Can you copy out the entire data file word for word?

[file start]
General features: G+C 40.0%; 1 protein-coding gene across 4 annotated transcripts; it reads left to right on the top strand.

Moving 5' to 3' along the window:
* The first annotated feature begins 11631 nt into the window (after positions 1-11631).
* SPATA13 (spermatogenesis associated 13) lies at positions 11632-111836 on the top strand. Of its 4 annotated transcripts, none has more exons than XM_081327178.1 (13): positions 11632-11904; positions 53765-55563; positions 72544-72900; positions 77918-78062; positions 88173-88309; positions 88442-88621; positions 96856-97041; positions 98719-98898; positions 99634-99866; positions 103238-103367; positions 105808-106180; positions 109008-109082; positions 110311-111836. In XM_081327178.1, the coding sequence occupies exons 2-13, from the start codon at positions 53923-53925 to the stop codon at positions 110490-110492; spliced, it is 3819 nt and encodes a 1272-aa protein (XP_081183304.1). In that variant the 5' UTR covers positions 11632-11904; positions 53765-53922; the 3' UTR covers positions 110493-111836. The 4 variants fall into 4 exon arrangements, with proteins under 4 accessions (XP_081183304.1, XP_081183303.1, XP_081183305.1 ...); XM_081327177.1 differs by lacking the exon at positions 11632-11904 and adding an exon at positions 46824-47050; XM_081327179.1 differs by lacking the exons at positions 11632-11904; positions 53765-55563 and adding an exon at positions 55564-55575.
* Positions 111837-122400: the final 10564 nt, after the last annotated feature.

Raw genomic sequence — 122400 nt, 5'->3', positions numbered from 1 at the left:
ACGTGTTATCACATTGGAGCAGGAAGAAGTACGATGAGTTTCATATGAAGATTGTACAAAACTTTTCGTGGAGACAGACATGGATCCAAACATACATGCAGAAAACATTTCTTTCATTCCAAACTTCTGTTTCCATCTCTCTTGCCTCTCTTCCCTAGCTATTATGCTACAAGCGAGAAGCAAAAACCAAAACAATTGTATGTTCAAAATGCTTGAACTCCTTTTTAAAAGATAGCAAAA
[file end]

General features: G+C 40.0%; 1 protein-coding gene across 4 annotated transcripts; it reads left to right on the top strand.

Moving 5' to 3' along the window:
* The first annotated feature begins 11631 nt into the window (after positions 1-11631).
* SPATA13 (spermatogenesis associated 13) lies at positions 11632-111836 on the top strand. Of its 4 annotated transcripts, none has more exons than XM_081327178.1 (13): positions 11632-11904; positions 53765-55563; positions 72544-72900; positions 77918-78062; positions 88173-88309; positions 88442-88621; positions 96856-97041; positions 98719-98898; positions 99634-99866; positions 103238-103367; positions 105808-106180; positions 109008-109082; positions 110311-111836. In XM_081327178.1, the coding sequence occupies exons 2-13, from the start codon at positions 53923-53925 to the stop codon at positions 110490-110492; spliced, it is 3819 nt and encodes a 1272-aa protein (XP_081183304.1). In that variant the 5' UTR covers positions 11632-11904; positions 53765-53922; the 3' UTR covers positions 110493-111836. The 4 variants fall into 4 exon arrangements, with proteins under 4 accessions (XP_081183304.1, XP_081183303.1, XP_081183305.1 ...); XM_081327177.1 differs by lacking the exon at positions 11632-11904 and adding an exon at positions 46824-47050; XM_081327179.1 differs by lacking the exons at positions 11632-11904; positions 53765-55563 and adding an exon at positions 55564-55575.
* Positions 111837-122400: the final 10564 nt, after the last annotated feature.

Raw genomic sequence — 122400 nt, 5'->3', positions numbered from 1 at the left:
ACGTGTTATCACATTGGAGCAGGAAGAAGTACGATGAGTTTCATATGAAGATTGTACAAAACTTTTCGTGGAGACAGACATGGATCCAAACATACATGCAGAAAACATTTCTTTCATTCCAAACTTCTGTTTCCATCTCTCTTGCCTCTCTTCCCTAGCTATTATGCTACAAGCGAGAAGCAAAAACCAAAACAATTGTATGTTCAAAATGCTTGAACTCCTTTTTAAAAGATAGCAAAA